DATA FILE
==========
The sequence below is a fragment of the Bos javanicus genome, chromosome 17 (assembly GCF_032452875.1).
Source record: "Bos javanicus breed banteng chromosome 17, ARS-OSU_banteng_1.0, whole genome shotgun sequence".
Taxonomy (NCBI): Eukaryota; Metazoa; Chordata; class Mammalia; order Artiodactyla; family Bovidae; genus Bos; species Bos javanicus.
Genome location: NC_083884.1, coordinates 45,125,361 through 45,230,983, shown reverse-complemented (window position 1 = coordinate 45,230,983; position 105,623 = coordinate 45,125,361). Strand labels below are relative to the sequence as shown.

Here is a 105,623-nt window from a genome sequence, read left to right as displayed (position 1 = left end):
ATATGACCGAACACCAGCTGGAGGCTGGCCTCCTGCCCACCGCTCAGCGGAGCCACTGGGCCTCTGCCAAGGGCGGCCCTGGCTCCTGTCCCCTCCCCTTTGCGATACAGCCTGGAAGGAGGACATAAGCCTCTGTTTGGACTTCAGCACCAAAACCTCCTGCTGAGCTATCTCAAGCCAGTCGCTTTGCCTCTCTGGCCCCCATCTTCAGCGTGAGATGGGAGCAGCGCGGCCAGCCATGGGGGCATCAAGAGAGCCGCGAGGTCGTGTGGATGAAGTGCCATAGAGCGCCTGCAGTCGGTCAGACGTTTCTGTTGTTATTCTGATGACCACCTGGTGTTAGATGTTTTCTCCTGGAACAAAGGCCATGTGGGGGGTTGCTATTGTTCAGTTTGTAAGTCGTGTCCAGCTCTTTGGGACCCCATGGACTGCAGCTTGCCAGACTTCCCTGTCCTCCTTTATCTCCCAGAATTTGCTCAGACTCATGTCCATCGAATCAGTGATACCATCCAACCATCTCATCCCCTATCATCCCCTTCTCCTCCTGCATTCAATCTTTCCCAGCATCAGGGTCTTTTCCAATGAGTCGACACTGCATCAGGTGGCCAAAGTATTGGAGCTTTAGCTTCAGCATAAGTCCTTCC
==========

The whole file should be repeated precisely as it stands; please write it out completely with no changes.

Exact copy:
The sequence below is a fragment of the Bos javanicus genome, chromosome 17 (assembly GCF_032452875.1).
Source record: "Bos javanicus breed banteng chromosome 17, ARS-OSU_banteng_1.0, whole genome shotgun sequence".
Taxonomy (NCBI): Eukaryota; Metazoa; Chordata; class Mammalia; order Artiodactyla; family Bovidae; genus Bos; species Bos javanicus.
Genome location: NC_083884.1, coordinates 45,125,361 through 45,230,983, shown reverse-complemented (window position 1 = coordinate 45,230,983; position 105,623 = coordinate 45,125,361). Strand labels below are relative to the sequence as shown.

Here is a 105,623-nt window from a genome sequence, read left to right as displayed (position 1 = left end):
ATATGACCGAACACCAGCTGGAGGCTGGCCTCCTGCCCACCGCTCAGCGGAGCCACTGGGCCTCTGCCAAGGGCGGCCCTGGCTCCTGTCCCCTCCCCTTTGCGATACAGCCTGGAAGGAGGACATAAGCCTCTGTTTGGACTTCAGCACCAAAACCTCCTGCTGAGCTATCTCAAGCCAGTCGCTTTGCCTCTCTGGCCCCCATCTTCAGCGTGAGATGGGAGCAGCGCGGCCAGCCATGGGGGCATCAAGAGAGCCGCGAGGTCGTGTGGATGAAGTGCCATAGAGCGCCTGCAGTCGGTCAGACGTTTCTGTTGTTATTCTGATGACCACCTGGTGTTAGATGTTTTCTCCTGGAACAAAGGCCATGTGGGGGGTTGCTATTGTTCAGTTTGTAAGTCGTGTCCAGCTCTTTGGGACCCCATGGACTGCAGCTTGCCAGACTTCCCTGTCCTCCTTTATCTCCCAGAATTTGCTCAGACTCATGTCCATCGAATCAGTGATACCATCCAACCATCTCATCCCCTATCATCCCCTTCTCCTCCTGCATTCAATCTTTCCCAGCATCAGGGTCTTTTCCAATGAGTCGACACTGCATCAGGTGGCCAAAGTATTGGAGCTTTAGCTTCAGCATAAGTCCTTCC